Thursday, March 12, 2015

March 8, 2015 - Punta Perula, Bahia Chamela

Chamela was a quick trip from Paraiso so we were anchored by 5pm and set for the night.  We thought it odd that there was only one other vessel there when we arrived as on our way south when there we saw 20 or more boats.  Over the few days we spent there, several other sailing vessels came in as well as some power boats.  We have seen more power yachts in these few weeks south of Banderas Bay than since we left La Conner.  It has always seemed that we were the only power boat and now these beautiful and typically bigger motor yachts have been around.  We have been a bit disconcerted that not one of these power yacht people have come over to speak to us when out on their dinghies.  We are feeling that the sailing community of people are much more friendly or as if we are not quite in their league with our 39 year old boat!

Our days in Chamela were primarily waiting on weather and to get a few groceries.  We need to get up to Banderas Bay for several reasons.  We have family coming to visit in a few weeks, we need to have some work done for the boat, to hopefully get to a dentist for a cleaning, and a larger provision for dried goods etc.

Steve spent a great deal of time while kids and I were in home school, diving under the boat and scraping the hull.  We are actually not quite done yet with that.   I went to help one afternoon and swim down the keel or lowest part for Steve.  I was out there about an hour and we both then got stung by jellyfish.  You never see these things but somehow they get you.  We were both stung within minutes of each other.  Well, it is hard to relax and continue the work when you are worried about being stung again so we called it a day and need to finish at some other location.

One month's worth of growth on the hull.  Things are growing fast right now.
It's not just us, other boats we've talked to have similar amounts.
It took Steve about 4 hours to scrape the bottom of the boat.

A typical Mexican shrimp boat.  These are common and usually work at
night.  4 of these left the anchorage at about 5:00PM and didn't return until
the next morning, after it was light out.

Lot's of people having a fun Sunday afternoon at the beach.

Kevin waiting for a Pinata drink

Cindy checks her email at a beachside palapa restaurant.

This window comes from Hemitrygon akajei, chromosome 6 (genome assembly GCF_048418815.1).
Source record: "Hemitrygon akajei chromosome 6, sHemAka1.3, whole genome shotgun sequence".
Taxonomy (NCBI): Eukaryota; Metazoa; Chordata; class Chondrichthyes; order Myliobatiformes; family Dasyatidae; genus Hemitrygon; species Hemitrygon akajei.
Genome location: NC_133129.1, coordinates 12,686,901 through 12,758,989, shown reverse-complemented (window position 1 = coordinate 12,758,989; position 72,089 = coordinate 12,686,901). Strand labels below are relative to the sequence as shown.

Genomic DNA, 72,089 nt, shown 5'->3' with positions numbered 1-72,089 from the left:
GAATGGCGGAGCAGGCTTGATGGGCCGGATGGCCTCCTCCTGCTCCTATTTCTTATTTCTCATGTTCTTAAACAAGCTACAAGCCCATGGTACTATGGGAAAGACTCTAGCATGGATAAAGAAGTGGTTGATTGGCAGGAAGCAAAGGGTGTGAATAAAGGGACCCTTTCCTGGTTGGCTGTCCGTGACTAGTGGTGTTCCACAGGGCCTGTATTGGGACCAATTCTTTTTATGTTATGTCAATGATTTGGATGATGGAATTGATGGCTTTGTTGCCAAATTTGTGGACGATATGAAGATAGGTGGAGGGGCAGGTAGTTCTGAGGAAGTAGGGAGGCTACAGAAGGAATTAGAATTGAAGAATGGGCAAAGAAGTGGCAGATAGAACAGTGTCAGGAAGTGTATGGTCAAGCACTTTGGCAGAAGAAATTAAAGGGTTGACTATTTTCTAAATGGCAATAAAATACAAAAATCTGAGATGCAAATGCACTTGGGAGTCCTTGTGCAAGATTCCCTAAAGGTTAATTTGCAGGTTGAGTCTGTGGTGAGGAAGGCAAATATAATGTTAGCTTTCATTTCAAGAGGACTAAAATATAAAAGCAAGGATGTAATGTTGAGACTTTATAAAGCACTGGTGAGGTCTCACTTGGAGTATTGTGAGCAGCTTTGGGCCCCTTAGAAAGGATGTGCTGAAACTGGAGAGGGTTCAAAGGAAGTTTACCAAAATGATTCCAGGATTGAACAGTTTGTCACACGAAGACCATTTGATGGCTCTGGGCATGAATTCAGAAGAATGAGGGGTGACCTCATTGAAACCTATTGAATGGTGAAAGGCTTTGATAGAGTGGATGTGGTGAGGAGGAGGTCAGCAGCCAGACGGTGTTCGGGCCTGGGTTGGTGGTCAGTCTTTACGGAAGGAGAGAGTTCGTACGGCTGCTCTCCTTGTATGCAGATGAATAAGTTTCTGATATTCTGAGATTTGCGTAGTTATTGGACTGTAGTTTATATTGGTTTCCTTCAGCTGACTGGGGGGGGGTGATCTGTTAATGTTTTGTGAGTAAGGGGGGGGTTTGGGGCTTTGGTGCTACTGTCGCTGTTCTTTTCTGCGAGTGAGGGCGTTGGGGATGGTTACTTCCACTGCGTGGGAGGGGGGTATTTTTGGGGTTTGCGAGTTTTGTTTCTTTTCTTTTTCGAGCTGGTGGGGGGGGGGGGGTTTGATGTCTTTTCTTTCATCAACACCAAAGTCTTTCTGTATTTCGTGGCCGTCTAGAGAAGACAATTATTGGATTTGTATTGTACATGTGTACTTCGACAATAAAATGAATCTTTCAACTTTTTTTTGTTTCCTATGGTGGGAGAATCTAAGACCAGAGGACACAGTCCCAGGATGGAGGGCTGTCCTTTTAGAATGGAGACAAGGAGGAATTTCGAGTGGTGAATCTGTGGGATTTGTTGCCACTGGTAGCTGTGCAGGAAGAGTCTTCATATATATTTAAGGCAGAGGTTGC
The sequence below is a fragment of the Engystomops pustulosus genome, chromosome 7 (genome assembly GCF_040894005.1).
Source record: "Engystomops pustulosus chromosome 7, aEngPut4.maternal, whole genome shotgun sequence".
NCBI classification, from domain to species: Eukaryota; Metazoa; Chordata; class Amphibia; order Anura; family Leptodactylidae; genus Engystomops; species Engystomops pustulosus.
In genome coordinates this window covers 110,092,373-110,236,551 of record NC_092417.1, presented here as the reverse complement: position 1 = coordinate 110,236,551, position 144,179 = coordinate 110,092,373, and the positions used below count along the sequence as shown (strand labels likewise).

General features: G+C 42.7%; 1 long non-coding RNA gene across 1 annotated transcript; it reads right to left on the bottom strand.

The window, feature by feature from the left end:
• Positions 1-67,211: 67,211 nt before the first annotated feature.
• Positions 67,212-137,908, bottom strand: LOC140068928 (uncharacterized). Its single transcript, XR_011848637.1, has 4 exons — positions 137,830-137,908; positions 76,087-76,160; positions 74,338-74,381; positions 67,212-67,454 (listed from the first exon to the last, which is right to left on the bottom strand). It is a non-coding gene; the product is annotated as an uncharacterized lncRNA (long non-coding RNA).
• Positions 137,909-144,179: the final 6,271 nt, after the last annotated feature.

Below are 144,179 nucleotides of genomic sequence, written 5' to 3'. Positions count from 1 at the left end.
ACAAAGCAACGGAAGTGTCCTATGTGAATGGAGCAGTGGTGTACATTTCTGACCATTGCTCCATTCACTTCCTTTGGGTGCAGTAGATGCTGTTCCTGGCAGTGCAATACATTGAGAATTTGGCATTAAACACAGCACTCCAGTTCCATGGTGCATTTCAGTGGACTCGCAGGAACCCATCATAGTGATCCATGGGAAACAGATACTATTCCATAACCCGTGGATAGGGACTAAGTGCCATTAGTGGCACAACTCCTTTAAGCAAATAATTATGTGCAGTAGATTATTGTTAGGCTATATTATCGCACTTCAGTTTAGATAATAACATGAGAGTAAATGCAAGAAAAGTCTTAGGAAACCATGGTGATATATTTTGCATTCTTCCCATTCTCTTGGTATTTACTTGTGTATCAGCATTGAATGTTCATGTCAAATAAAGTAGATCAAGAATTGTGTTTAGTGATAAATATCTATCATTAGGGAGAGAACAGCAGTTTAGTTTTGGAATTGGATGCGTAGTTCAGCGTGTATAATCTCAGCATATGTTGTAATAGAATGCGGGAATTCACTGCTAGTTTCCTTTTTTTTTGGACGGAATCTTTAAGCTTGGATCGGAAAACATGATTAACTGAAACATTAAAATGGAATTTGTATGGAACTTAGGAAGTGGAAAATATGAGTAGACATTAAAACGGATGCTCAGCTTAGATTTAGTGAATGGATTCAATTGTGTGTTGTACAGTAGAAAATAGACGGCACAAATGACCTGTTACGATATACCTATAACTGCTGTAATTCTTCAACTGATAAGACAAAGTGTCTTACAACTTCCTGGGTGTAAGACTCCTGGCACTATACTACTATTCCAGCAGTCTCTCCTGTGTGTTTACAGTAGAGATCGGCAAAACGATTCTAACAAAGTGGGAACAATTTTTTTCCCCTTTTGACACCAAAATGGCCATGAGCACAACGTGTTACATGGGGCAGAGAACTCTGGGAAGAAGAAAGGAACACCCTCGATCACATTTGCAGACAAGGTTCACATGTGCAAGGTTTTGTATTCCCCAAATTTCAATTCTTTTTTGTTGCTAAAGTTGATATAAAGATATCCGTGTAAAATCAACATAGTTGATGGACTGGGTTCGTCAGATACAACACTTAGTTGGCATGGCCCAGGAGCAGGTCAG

You see many abandoned buildings in Mexico.
Here's one just a block off the beach.

The Mexican panga.  These are EVERYWHERE in Mexico.  They are used for
fishing far offshore, taxis, snorkel/scuba tours, fuel delivery, sightseeing, etc.
They appear to be very seaworthy and versatile.  We wonder why there are none
of these back home in Washington.  I don't recall EVER seeing one back home.

The morning of the day we are planning to leave we see several sailboats leaving the anchorage.  Some seemed to be heading south and some north.  A Mexican Navy vessel came in the night before but was quiet.  We were surprised to see they lowered a dinghy.  Vessels seemed to depart quickly to avoid this encounter.  With only a large motoryacht, a catamaran (solo sailor who had left his boat on a paddleboard) and us, we knew it would not be long.

The Mexican Navy came and asked to board our vessel which was fine with us.  We had finished breakfast and were getting ready to start home school.  The gentleman was so apologetic which humbled us.  They typically have three to four people on their inflatables and we were not new to what was to happen.  One gentleman came aboard and sat in our salon checking our paperwork and asking some minor questions.  We have had this several times now and they all seem to ask Steve's age but no one else's.  I don't think he will forget his age now.  They check our passports, visitor permits, and our TIP (temporary import form), boat documentation and insurance.  They seem to take pictures of the vessel and in this case they wanted our hull identification number and even our latitude and longitude so they took a picture of our pilothouse GPS display.  Each boarding seems a bit different with questions.  They always want to know where we were last and where we are headed next.  One fellow in Spanish made the statement that our pilothouse electronics setup was great (muy bien).  The visits last 10 minutes or so and they go off to another vessel.  No matter the amount of english they speak they are always personable and we have no issues with seeing them.  At the end of this encounter, he mentioned that they are always close to Chamela and can be reached via VHF 16 if we need any assistance.  We have never had any concerns with safety out here, but knowing that they realize the value of what boaters bring to their economy (my assumption) and providing assistance as the US may do in the event of danger is nice to know.

Taco dinner prior to leaving for our overnight voyage north
Zappa cat will find a seat anywhere, this seat in the bow is covered for our transit and he can barely stay on it

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